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  • Ford Scrambles to Add Production Volume For 2018 Expedition and Lincoln Navigator

Ford Scrambles to Add Production Volume For 2018 Expedition and Lincoln Navigator

Feb 13, 2018
The manufacturing facility that produces the all-new 2018 Ford Expedition and its Lincoln Navigator cousin is adding volume to keep up with customer demand for the fullsize SUVs. The Kentucky Truck Plant, which builds the SUVs and the F-Series Super Duty, will see some upgrades and another $25 million investment from Ford to help with demand.
The investment, which brings Ford’s total outlay in Kentucky to $925 million, will allow the company to increase assembly line speed thanks to 400 new robots, enhanced work efficiency analytics, and a new 3D printer to help workers make parts and tools faster. These upgrades will help the company meet last fall’s projected 25 percent production target for fullsize SUVs.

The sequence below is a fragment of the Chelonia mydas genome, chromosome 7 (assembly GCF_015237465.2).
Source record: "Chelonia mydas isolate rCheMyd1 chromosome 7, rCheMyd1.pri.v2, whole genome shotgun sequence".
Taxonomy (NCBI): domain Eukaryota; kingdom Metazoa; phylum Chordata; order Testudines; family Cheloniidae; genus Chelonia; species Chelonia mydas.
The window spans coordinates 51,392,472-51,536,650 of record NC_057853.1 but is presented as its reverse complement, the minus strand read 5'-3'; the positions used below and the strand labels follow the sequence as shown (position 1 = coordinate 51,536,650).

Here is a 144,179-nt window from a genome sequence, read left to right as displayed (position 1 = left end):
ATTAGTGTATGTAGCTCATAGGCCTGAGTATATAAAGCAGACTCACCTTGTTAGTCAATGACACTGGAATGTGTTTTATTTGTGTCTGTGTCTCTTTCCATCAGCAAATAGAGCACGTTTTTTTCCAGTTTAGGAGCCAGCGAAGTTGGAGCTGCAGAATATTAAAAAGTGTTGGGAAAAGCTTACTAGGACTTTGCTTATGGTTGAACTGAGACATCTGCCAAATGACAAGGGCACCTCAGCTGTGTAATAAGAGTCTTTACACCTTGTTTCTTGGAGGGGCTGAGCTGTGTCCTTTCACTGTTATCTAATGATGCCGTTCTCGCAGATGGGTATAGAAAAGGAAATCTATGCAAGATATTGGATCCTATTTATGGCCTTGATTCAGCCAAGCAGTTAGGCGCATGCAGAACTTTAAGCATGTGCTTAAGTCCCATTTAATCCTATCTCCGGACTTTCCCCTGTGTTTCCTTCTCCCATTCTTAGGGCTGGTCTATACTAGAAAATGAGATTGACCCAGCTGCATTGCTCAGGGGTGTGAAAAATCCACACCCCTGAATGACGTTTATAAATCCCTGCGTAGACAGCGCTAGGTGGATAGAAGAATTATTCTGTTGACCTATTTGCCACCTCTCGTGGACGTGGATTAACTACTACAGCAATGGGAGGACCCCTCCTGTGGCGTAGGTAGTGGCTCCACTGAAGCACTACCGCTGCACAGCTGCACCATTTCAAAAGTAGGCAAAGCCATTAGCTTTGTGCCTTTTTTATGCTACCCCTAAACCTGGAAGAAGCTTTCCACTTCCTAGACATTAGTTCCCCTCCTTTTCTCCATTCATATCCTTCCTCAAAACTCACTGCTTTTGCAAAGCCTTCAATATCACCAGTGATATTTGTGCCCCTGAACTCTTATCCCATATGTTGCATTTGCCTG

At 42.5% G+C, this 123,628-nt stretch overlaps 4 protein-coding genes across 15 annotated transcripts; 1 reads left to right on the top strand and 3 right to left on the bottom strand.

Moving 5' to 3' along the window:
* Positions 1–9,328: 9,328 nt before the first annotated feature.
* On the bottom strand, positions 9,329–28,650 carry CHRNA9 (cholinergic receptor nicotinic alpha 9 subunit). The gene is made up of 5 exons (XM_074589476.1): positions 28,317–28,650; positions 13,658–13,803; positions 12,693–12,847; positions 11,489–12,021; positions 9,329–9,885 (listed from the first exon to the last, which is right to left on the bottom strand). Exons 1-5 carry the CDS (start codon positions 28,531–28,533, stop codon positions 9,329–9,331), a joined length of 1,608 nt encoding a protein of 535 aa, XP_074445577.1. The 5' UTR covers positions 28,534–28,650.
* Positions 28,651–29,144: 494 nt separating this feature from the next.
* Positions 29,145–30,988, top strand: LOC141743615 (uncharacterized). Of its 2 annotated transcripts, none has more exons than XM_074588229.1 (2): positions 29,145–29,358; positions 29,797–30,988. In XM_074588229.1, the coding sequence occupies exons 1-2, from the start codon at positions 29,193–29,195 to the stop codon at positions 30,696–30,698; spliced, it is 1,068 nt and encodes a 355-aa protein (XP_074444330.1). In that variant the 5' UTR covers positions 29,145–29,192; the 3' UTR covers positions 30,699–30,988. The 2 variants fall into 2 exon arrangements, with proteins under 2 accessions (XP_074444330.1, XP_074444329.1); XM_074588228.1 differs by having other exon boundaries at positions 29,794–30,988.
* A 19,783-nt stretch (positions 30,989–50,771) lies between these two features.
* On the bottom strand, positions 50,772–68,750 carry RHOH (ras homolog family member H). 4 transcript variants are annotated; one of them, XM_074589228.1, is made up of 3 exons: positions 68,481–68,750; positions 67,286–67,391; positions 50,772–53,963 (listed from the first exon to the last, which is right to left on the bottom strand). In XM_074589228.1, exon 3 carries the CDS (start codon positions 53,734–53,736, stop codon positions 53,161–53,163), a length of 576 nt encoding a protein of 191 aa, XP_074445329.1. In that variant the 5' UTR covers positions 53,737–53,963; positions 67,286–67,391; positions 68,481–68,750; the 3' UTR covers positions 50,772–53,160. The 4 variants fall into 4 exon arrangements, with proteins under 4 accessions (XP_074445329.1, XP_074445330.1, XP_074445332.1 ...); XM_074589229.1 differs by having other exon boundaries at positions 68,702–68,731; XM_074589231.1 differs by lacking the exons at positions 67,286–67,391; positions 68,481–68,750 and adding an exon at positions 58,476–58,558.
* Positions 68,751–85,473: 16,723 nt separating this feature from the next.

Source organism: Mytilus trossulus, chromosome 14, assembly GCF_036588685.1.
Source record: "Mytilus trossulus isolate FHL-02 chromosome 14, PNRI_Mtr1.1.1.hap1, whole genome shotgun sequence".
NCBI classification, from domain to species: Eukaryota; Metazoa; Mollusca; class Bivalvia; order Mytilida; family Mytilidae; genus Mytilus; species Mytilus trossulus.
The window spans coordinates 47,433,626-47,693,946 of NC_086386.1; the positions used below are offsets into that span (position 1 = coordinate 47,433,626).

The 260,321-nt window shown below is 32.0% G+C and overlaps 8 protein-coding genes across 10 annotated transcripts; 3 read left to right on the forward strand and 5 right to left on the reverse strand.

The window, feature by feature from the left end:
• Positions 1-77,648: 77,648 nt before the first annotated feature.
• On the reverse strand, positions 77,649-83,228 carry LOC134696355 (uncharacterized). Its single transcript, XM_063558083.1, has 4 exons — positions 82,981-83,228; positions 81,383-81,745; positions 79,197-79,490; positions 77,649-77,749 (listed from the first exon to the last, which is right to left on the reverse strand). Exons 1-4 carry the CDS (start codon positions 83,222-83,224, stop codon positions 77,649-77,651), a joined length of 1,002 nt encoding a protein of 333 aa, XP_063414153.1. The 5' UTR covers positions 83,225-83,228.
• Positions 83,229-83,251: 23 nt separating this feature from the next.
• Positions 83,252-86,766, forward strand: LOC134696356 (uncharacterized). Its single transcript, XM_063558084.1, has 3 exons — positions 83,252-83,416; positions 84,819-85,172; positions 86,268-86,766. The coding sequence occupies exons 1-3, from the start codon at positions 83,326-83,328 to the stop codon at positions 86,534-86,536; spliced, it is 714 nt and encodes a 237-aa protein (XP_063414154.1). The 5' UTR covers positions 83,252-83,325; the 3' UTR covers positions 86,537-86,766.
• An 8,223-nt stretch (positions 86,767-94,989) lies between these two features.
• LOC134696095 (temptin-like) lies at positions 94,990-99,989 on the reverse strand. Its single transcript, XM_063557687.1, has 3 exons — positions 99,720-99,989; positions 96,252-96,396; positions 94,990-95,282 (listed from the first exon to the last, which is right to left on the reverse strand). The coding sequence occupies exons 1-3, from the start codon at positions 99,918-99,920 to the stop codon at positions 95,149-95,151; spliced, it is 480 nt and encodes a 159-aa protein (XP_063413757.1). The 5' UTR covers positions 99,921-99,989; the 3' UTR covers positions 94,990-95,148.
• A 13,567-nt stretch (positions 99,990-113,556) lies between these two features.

According to Ford, both the Expedition and Navigator are spending an average of seven days on dealer lots before being sold, a number that handily beats common industry goals of 30 to 45 days. Furthermore, the company claims that 29 percent of Expeditions sold are the top-spec Platinum trim level, which has a healthier profit margin than volume models like the XLT. Navigator mix is even better, with 84 percent sold in Black Label or Reserve trims. That resulted in an average Navigator transaction price that was $21,000 higher in January 2018 than January 2017.
However, while high demand is a good thing for Ford and Lincoln, limited stock is bad for their dealers. That’s why Ford is boosting production of its fullsize SUVs, giving dealers more trim level, color, and configuration variety for particular customers. In addition to the plant investments, Ford is offering Kentucky workers overtime and voluntary weekend shifts. It’s a fine balance, because if Ford produces too many SUVs, its dealers will be inundated with stock that doesn’t sell quickly enough.
However, with the Expedition and Navigator selling as strongly as they are, that probably won’t be a problem any time in the near future.
Source: Ford